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Is there any known problem in Comp science where determinisitically finding a "non-trivial" solution to that problem is asymptotically easier than verifying a solution?

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  • $\begingroup$ It depends what exactly you mean. There are many examples where a simple randomized algorithm succeeds with high probability but we do not know any way to verify that the algorithm has succeeded. For example a random Gaussian matrix satisfies the RIP property with high probability but we do not know an efficient algorithm to test for this property. $\endgroup$ May 11, 2017 at 13:31
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    $\begingroup$ What about: "Given a positive integer $n$, find a divisor $d$ of $n$." Finding a solution (for instance the divisor $d=1$) can be trivially done in constant time $O(1)$, without even looking at the input. But for verifying that some arbitrary integer $d$ is indeed a divisor of $n$, one has to read the input and hence needs at least $\Omega(\log n)$ time. $\endgroup$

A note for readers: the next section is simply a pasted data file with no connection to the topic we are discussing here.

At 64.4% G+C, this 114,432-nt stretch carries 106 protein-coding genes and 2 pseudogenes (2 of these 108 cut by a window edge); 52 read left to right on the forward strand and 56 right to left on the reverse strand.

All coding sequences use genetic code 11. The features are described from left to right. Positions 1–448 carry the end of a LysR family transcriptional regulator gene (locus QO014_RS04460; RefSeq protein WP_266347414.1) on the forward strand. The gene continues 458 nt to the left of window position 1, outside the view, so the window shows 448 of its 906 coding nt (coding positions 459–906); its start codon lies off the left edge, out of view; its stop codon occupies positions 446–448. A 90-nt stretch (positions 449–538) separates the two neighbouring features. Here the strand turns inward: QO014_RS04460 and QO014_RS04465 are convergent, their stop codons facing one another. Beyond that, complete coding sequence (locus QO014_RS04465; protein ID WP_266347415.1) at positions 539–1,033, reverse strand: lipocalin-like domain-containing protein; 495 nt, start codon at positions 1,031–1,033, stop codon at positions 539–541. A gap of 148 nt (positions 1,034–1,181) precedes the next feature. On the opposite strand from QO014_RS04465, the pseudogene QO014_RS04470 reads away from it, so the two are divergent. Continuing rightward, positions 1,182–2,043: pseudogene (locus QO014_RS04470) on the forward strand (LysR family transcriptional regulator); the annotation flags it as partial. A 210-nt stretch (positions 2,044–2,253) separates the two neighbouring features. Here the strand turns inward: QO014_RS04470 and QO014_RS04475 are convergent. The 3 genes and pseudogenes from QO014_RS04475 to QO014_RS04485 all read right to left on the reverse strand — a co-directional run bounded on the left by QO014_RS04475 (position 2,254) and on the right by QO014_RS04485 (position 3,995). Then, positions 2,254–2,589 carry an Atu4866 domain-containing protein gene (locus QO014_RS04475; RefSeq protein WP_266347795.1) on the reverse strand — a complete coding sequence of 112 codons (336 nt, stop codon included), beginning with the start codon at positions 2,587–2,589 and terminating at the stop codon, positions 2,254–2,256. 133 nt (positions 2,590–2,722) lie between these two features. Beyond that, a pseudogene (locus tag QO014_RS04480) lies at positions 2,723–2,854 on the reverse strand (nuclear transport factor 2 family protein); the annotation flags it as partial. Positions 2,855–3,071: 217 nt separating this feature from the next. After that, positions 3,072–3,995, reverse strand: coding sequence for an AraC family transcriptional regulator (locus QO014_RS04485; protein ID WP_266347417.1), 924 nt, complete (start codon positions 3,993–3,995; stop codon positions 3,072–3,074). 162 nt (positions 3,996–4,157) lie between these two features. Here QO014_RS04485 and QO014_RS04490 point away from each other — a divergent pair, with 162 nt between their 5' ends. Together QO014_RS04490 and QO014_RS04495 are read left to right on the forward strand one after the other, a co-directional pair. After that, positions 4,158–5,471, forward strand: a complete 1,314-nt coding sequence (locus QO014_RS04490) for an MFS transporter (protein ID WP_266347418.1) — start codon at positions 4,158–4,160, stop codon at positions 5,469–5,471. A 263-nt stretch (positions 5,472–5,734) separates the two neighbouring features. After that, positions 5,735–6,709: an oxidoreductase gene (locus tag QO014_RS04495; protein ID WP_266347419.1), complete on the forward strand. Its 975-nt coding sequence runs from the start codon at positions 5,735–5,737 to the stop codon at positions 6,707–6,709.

– Gamow
    May 11, 2017 at 14:19
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    $\begingroup$ Any NP problem outside P. Actually, depending on what exactly you mean by “asymptotically easier”, any NP problem outside coNLOGTIME (plenty of those are known, unconditionally). $\endgroup$ May 11, 2017 at 14:35
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    $\begingroup$ How do you define ​ "non-trivial" ​ for your question? ​ ​ ​ ​ $\endgroup$
    – user6973
    May 11, 2017 at 19:17
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    $\begingroup$ I have now read the comments and get the context, but still lack an answer to my question. ​ ​ $\endgroup$
    – user6973
    May 11, 2017 at 20:39

1 Answer 1

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Let us consider the following problem:

  • Instance: A Turing machine $M$. A word $w$.
  • Feasible solutions: (i) The word $ww$. (ii) The word $w$, in case $M$ accepts $w$.

(1) Now finding a solution is very easy: Simply output the word $ww$ in linear time.
(2) On the other hand, deciding whether the word $w$ is a feasible solution for a given instance is an undecidable problem.

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